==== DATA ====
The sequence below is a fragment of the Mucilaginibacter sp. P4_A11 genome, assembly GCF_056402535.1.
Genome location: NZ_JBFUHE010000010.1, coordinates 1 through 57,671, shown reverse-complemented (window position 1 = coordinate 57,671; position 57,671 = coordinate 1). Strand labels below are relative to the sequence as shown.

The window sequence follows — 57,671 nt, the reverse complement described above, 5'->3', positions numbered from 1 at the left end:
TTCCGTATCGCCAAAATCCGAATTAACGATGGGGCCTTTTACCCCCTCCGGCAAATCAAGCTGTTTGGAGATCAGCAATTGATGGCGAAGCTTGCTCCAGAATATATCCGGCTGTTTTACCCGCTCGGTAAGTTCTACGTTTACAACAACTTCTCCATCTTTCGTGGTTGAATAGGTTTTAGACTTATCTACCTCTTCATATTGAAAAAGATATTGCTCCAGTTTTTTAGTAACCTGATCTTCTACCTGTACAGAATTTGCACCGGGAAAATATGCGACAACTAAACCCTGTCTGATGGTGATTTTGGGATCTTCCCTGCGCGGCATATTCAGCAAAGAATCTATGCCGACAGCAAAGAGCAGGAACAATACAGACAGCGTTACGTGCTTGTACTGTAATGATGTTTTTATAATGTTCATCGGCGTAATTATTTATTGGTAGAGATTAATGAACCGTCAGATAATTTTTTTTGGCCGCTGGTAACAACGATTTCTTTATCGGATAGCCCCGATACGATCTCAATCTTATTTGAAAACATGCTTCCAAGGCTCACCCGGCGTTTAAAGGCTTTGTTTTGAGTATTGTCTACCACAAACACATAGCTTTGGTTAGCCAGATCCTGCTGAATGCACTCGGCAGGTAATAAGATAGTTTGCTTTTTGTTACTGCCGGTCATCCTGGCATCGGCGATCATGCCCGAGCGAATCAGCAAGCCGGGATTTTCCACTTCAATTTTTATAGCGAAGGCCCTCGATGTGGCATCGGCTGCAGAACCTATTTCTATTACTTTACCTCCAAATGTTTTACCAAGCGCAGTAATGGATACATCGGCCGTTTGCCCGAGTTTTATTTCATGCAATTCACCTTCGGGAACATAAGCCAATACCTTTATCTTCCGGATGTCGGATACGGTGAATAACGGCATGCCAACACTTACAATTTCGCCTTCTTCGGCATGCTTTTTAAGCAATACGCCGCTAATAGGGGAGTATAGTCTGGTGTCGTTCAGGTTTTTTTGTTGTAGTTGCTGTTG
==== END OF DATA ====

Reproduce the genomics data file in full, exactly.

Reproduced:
The sequence below is a fragment of the Mucilaginibacter sp. P4_A11 genome, assembly GCF_056402535.1.
Genome location: NZ_JBFUHE010000010.1, coordinates 1 through 57,671, shown reverse-complemented (window position 1 = coordinate 57,671; position 57,671 = coordinate 1). Strand labels below are relative to the sequence as shown.

The window sequence follows — 57,671 nt, the reverse complement described above, 5'->3', positions numbered from 1 at the left end:
TTCCGTATCGCCAAAATCCGAATTAACGATGGGGCCTTTTACCCCCTCCGGCAAATCAAGCTGTTTGGAGATCAGCAATTGATGGCGAAGCTTGCTCCAGAATATATCCGGCTGTTTTACCCGCTCGGTAAGTTCTACGTTTACAACAACTTCTCCATCTTTCGTGGTTGAATAGGTTTTAGACTTATCTACCTCTTCATATTGAAAAAGATATTGCTCCAGTTTTTTAGTAACCTGATCTTCTACCTGTACAGAATTTGCACCGGGAAAATATGCGACAACTAAACCCTGTCTGATGGTGATTTTGGGATCTTCCCTGCGCGGCATATTCAGCAAAGAATCTATGCCGACAGCAAAGAGCAGGAACAATACAGACAGCGTTACGTGCTTGTACTGTAATGATGTTTTTATAATGTTCATCGGCGTAATTATTTATTGGTAGAGATTAATGAACCGTCAGATAATTTTTTTTGGCCGCTGGTAACAACGATTTCTTTATCGGATAGCCCCGATACGATCTCAATCTTATTTGAAAACATGCTTCCAAGGCTCACCCGGCGTTTAAAGGCTTTGTTTTGAGTATTGTCTACCACAAACACATAGCTTTGGTTAGCCAGATCCTGCTGAATGCACTCGGCAGGTAATAAGATAGTTTGCTTTTTGTTACTGCCGGTCATCCTGGCATCGGCGATCATGCCCGAGCGAATCAGCAAGCCGGGATTTTCCACTTCAATTTTTATAGCGAAGGCCCTCGATGTGGCATCGGCTGCAGAACCTATTTCTATTACTTTACCTCCAAATGTTTTACCAAGCGCAGTAATGGATACATCGGCCGTTTGCCCGAGTTTTATTTCATGCAATTCACCTTCGGGAACATAAGCCAATACCTTTATCTTCCGGATGTCGGATACGGTGAATAACGGCATGCCAACACTTACAATTTCGCCTTCTTCGGCATGCTTTTTAAGCAATACGCCGCTAATAGGGGAGTATAGTCTGGTGTCGTTCAGGTTTTTTTGTTGTAGTTGCTGTTG